For Dton and countless fraudsters like him, the skill is not in buying stolen cards, it’s in knowing how to transact on them. “Chief among those skills,” the security researchers say, “is sheer audacity—which Dton has no lack of.”
You see, for Dton the card business is entry level. He has always aspired to bigger and better things. “One thing he could never get to like was having to pay up at the Ferrum shop,” Check Point says. “His resentment grew. He was an entrepreneur, not a gambler.” And so it was only a matter of time before he “dove head-first into the world of DIY stolen credentials—buying email addresses in bulk.”
These “leads” are one thing, but once you have a victim in sight and the means to make contact, we’re in an entirely different world. This isn’t the anonymized numbers game of card theft, this is direct fraud, and so it’s time to head to the underground markets where such “tools of that trade” are also available to buy.
According to Check Point, Dton evolved from cards to “packers and crypters, infostealers and keyloggers, exploits and remote VMs.” But in doing so, Dton moved from the relatively safe world of online credential marketplaces to the much more dangerous worlds of organized cyber criminals. The nasty groups behind the trojans and other malware that you read about weekly on these pages.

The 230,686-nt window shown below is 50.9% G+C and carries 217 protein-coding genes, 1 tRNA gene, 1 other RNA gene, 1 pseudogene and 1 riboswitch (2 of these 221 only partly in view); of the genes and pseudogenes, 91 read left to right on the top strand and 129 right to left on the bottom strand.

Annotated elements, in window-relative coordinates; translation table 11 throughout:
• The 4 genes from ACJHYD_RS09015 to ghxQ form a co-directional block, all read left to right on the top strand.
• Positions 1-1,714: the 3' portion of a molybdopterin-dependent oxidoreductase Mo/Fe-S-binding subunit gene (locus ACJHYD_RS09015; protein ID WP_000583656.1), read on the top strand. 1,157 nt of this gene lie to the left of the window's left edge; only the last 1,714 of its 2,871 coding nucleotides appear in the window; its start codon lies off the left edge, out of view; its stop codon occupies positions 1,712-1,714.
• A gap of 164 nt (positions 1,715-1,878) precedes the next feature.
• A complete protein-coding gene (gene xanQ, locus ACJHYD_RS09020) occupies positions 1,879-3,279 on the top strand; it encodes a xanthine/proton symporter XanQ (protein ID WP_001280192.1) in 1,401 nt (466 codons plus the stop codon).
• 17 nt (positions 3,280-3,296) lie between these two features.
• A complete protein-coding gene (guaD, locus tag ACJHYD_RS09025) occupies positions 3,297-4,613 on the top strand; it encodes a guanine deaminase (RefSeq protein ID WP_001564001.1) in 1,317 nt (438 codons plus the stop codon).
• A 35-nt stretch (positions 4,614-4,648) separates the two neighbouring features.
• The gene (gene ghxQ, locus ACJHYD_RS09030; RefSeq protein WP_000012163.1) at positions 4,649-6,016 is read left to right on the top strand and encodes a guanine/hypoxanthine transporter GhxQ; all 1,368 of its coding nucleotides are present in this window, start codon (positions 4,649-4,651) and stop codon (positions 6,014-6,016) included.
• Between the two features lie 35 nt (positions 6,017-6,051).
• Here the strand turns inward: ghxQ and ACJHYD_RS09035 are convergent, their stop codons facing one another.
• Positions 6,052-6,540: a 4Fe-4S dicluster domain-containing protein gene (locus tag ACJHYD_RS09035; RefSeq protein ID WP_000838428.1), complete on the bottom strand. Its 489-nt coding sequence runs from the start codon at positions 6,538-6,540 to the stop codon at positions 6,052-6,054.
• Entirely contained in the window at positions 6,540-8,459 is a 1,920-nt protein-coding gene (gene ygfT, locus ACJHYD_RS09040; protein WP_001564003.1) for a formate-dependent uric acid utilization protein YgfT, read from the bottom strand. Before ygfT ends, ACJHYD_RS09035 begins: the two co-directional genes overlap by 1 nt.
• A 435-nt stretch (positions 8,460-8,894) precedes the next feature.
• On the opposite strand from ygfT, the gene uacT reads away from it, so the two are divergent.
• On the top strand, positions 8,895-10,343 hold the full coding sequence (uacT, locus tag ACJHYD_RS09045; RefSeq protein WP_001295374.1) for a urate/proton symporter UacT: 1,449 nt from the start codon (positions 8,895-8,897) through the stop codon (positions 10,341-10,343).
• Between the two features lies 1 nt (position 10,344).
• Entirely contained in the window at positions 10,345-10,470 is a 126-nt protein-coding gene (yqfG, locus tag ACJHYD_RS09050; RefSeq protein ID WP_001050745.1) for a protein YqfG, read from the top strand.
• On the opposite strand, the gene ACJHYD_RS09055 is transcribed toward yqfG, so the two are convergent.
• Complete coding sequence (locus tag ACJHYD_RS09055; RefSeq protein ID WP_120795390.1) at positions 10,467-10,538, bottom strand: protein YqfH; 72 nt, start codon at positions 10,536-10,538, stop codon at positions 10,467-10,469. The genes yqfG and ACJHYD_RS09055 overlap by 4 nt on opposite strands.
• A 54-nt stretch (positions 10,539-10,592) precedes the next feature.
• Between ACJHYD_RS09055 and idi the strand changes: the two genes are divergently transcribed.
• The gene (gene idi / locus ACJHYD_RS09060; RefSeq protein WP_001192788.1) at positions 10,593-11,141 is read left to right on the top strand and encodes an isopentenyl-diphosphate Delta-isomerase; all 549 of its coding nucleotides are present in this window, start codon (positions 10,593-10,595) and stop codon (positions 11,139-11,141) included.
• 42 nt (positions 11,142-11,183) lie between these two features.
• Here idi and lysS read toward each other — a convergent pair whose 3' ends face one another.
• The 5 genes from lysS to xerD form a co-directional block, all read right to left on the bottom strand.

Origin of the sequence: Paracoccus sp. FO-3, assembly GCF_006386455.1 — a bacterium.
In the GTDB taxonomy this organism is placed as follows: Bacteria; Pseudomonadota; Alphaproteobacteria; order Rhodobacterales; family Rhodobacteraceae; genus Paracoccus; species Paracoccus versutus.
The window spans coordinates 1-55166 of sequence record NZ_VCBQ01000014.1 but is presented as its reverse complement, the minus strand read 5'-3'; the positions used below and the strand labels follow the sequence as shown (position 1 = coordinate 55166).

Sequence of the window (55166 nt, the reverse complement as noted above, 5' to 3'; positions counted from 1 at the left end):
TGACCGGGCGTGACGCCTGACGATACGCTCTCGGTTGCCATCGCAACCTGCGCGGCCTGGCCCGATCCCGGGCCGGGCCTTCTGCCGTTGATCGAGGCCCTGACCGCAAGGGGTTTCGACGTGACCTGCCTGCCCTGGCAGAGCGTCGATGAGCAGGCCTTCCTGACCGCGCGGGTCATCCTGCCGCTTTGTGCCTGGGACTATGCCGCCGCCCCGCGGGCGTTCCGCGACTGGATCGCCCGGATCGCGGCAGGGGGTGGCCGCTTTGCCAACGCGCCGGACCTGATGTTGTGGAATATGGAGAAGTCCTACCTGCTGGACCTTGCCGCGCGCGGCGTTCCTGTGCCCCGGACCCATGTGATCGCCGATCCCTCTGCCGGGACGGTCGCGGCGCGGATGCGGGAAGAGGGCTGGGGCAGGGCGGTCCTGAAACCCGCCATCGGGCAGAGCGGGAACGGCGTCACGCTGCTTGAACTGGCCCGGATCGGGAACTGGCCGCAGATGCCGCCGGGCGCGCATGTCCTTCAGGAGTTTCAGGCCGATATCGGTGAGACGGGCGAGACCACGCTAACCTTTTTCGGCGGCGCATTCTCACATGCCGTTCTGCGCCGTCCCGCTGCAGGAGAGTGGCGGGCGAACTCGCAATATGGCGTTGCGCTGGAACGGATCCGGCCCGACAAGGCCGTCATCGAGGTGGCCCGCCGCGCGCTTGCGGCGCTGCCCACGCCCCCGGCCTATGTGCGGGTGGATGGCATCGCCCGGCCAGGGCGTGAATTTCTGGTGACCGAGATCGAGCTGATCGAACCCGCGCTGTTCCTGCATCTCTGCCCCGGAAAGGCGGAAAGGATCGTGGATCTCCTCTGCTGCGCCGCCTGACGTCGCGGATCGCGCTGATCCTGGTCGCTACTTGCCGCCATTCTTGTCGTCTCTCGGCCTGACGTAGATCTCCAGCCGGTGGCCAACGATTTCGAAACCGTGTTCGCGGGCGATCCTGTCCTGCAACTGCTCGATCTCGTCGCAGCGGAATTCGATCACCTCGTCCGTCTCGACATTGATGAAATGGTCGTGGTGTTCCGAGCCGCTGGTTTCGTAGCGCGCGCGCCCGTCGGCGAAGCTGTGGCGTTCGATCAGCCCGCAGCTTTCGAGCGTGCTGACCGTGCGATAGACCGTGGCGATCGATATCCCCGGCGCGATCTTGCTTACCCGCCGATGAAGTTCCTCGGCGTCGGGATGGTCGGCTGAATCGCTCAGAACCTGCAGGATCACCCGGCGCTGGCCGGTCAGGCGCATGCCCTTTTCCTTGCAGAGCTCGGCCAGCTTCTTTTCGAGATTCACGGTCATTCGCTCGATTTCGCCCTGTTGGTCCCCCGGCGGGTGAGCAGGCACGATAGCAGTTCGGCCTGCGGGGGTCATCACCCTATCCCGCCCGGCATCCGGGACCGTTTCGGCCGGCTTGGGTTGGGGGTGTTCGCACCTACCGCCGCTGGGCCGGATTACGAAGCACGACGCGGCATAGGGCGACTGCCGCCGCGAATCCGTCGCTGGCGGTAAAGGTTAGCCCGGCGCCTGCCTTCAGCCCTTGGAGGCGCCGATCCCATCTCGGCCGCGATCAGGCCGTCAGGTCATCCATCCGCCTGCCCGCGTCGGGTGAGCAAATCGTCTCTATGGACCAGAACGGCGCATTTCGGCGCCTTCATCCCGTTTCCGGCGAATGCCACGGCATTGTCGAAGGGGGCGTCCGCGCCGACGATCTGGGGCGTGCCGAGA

Dton started with AspireLogger, OriginLogger, the NanoCore RAT. “Soon, Dton had a complete spamming staging ground—an army of remote, anonymized VMs that he could connect to with a VPN, and were equipped with the necessary tools for his work.” These were packed into documents, attached to phishing emails with luring subject lines, and sent out to the world.
And then “victim credentials came pouring in—Nanocore and its ilk delivered. Dton was ecstatic.” But this new world had its challenges. Suppliers who demanded serious financial payments for the tools Dton needs, a manager who was on Dton’s backs for him to work harder and achieve ever more.
You see this is organized. Dton has a manager overseeing his work. It’s a scam factory. “Dton’s manager, Ability, periodically sends venture capital and expects handsome returns. If a project is not going well, Ability gets angry, and as he says, you wouldn’t like him when he’s angry. Dton’s boss rules the workplace with an iron fist, and Dton’s terms of employment apparently demand that he install a Remote Administration Tool (RAT) on his own machine, which his boss can access freely.”